The world is becoming more connected every day, and this affects all of our lives in big ways and small.
Toronto, we often hear, has a dearth of the exciting street food that helps turn other great cities into culinary tourist destinations. Where are the dosas, biryanis, chaats, satays or tacos that crowd sidewalks everywhere from New York to Delhi to Mexico City?
It is all too easy to shut our eyes against the terrible cost of war; to take comfort when, by virtue of distance, it appears not to affect our lives.
It’s not as bad as it looks.
Which is a good thing, says Iris Au, a senior economics lecturer at UTSC, because on the face of it the financial relationship between China and the West can look pretty bad.
China’s growing economic power, combined with its centralized economy and authoritarian regime, is causing people around the world to take a critical look at the relationship between the Chinese government and political dissenters.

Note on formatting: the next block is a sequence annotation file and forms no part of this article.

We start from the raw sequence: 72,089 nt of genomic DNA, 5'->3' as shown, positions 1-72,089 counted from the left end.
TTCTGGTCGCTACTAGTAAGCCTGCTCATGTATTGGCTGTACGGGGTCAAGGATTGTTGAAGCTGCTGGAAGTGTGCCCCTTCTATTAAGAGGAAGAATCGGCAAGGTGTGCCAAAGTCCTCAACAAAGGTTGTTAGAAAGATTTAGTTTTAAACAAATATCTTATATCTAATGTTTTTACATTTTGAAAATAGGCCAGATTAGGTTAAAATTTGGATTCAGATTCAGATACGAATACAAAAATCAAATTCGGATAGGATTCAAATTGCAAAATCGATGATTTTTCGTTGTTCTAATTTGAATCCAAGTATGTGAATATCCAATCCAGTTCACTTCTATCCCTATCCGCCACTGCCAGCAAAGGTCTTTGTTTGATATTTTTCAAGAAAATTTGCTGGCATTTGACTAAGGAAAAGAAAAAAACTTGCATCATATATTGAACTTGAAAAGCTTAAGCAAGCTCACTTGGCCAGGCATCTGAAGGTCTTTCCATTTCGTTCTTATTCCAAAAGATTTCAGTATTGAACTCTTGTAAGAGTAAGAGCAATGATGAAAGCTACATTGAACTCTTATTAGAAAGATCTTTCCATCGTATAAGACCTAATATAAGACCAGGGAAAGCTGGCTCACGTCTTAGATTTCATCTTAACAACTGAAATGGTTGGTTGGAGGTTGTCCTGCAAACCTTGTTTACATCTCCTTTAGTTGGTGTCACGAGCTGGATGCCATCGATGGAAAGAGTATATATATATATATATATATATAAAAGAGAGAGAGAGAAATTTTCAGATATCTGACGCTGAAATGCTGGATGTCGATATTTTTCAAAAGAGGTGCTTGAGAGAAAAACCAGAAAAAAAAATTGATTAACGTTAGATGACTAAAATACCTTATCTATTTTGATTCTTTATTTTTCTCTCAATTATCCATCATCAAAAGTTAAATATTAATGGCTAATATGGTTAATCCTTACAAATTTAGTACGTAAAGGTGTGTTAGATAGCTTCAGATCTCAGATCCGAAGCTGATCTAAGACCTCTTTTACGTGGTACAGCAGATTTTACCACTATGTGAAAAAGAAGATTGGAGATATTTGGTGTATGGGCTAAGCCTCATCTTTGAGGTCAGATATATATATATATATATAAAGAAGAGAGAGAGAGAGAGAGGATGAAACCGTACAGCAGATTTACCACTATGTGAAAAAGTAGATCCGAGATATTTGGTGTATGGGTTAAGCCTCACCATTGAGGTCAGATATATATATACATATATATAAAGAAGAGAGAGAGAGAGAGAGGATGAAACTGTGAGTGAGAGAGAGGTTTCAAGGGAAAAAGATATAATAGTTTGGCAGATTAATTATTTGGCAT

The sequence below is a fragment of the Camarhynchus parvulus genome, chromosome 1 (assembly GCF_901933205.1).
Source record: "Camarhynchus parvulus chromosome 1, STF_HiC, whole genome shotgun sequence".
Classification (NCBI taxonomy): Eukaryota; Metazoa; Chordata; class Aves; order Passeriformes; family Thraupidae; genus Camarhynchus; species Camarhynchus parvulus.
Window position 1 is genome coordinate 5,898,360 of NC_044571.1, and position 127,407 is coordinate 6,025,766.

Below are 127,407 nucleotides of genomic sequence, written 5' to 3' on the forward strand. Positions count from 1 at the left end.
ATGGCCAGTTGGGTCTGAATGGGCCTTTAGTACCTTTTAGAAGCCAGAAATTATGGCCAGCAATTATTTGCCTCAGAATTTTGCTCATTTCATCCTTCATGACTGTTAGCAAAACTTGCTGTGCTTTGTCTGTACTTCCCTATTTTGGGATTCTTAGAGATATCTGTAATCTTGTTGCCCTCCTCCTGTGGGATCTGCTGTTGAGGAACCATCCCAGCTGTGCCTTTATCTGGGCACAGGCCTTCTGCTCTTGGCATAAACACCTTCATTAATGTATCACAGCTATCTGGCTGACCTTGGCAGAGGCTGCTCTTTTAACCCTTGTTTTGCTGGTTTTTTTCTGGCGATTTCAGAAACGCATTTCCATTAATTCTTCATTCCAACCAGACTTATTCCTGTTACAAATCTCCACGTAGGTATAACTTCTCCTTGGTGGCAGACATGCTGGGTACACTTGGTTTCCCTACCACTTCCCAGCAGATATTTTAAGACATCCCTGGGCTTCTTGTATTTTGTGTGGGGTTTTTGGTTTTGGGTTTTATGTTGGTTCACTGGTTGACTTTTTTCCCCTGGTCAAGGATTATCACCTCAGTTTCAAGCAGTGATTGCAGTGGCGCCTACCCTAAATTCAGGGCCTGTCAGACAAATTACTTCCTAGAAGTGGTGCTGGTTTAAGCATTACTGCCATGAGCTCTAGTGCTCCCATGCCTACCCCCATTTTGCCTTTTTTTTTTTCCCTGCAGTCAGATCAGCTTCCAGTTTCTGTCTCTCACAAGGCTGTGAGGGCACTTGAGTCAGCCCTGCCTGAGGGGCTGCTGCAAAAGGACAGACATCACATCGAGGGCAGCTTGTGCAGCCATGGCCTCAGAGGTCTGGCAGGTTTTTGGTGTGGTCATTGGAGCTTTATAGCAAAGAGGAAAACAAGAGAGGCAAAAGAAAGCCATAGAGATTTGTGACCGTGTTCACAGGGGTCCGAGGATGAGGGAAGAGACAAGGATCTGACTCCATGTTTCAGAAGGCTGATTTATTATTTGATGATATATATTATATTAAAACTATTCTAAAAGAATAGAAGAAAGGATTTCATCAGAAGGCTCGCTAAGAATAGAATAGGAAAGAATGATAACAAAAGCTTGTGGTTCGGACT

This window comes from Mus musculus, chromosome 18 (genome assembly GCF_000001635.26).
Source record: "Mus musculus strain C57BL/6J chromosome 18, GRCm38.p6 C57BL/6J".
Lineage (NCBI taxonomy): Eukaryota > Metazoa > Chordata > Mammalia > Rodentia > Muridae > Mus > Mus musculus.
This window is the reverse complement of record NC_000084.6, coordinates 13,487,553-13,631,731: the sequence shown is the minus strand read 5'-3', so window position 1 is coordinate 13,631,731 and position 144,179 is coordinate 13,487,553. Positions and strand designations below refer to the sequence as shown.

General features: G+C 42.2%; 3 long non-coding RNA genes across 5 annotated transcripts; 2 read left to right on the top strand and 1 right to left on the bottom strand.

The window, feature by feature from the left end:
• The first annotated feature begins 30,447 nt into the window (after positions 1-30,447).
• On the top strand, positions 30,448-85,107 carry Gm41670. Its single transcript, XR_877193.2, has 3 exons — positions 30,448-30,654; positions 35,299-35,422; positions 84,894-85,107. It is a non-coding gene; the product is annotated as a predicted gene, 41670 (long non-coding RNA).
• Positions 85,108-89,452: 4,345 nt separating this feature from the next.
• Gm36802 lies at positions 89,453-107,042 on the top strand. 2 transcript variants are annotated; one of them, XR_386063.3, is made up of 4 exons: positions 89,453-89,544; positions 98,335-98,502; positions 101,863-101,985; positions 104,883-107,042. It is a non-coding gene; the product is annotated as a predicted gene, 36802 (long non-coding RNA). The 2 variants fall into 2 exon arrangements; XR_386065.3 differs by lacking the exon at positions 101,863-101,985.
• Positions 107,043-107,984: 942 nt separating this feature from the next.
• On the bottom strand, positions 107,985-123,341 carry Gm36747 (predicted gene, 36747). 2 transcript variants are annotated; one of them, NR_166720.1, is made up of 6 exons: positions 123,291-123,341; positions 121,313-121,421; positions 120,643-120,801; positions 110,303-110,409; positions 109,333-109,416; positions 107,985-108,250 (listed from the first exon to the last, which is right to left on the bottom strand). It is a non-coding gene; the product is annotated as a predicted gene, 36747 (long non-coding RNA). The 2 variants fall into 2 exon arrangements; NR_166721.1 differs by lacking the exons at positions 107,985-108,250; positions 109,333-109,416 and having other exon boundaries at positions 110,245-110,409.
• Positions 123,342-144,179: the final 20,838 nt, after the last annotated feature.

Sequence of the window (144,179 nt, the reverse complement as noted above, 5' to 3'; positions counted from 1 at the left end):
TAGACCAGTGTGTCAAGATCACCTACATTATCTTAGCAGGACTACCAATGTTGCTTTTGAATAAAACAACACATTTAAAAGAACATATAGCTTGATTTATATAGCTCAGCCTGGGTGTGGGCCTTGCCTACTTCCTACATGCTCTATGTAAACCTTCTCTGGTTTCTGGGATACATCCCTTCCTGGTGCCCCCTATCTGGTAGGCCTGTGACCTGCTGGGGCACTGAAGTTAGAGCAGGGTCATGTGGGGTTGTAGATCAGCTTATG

“Contemporary Chinese art is exotic, profound, challenging and groundbreaking.” “Contemporary Chinese art is a passing fad, of fleeting interest and ultimately trivial.”
During his second year at UTSC, Victor Young spotted the booth for the UTSC Scartan Dragonboat Crew at Club Week and decided to give it a try.
Travel can be exciting, transformative, exhausting and even disappointing. Being prepared makes all the difference.
UTSC’s Green Path program graduated 225 students this summer—the largest cohort in its nine-year history. The 12-week program helps students from the People’s Republic of China adjust to life and study in Canada.
In the story of the Tower of Babel, humankind tries to build a tower to the heavens. God intervenes, causing people to speak in a confusion of tongues and scattering them across the face of the earth.